The move by Marquette Area Public Schools to reinstate its community schools program is a positive development for the district - as well as the community.
Approved by the MAPS board this week, the redesigned program is returning with an attractive improvement as well, with Superintendent Deb Veiht saying the district has developed a way to pay for most of the program.
Most of the new revenue will come in the form of state funding, as students 16- to 20-years old who enroll in the Marquette Alternative High School to earn a high school diploma will be eligible for the state's per pupil allowance in the same way as traditional students.
Those 16- to 20-year-olds will also be given the chance to earn their diploma at no cost, while those who participate in the district's GED program are required to pay for it.
In addition, community schools will be broken into three sections - adult and community education, community enrichment and athletics.
There is a wide variety of classes and programs offered by community schools, including cooking, computers, sewing, percussion attack drum camp, exercise, flower arranging, dental assisting, snowmobile safety, hunting safety, language, oil painting, folk dancing, and fly-tying classes.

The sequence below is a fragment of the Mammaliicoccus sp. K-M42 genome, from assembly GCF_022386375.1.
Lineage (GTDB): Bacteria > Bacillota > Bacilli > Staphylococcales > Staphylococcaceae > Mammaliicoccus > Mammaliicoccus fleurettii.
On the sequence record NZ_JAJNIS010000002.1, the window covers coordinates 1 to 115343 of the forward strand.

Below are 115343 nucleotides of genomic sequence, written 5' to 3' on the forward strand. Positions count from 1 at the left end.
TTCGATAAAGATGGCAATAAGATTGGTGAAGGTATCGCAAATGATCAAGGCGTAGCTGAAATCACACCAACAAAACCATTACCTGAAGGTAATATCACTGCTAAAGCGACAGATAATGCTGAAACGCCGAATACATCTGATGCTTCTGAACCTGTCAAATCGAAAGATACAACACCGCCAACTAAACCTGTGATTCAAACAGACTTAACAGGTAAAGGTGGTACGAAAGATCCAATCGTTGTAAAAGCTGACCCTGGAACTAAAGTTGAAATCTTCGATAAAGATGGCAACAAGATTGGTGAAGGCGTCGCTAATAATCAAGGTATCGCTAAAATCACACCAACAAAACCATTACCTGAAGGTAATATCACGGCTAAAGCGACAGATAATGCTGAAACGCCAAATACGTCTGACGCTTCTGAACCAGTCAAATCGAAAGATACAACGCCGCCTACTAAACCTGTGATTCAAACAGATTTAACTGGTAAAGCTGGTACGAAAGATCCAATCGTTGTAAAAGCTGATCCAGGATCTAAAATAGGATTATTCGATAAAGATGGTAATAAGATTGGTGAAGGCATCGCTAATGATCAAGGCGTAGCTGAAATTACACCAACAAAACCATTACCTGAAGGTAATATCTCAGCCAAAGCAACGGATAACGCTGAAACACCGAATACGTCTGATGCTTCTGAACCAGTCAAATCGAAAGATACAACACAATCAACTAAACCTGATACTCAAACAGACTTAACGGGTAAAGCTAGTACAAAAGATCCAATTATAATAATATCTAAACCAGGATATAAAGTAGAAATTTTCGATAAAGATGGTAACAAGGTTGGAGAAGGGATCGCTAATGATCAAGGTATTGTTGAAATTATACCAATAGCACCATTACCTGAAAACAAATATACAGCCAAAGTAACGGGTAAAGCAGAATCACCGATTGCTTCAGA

In addition, there is a multitude of sports offerings for kids, including beginner golf, volleyball, swimming, tennis, gymnastics, basketball, bowling and cheer camps.
With such a wide array of classes and camps, the community schools program touches a lot of area residents - both young and old.
There was some concern voiced by two board members that they weren't sure it was a good idea to bring back a part-time community schools director at a time when tight budgets have the district looking at teacher and curriculum reductions.
However, with the move to have the program nearly fund itself and the many area residents it serves, we believe the return of the program is a good development for the community.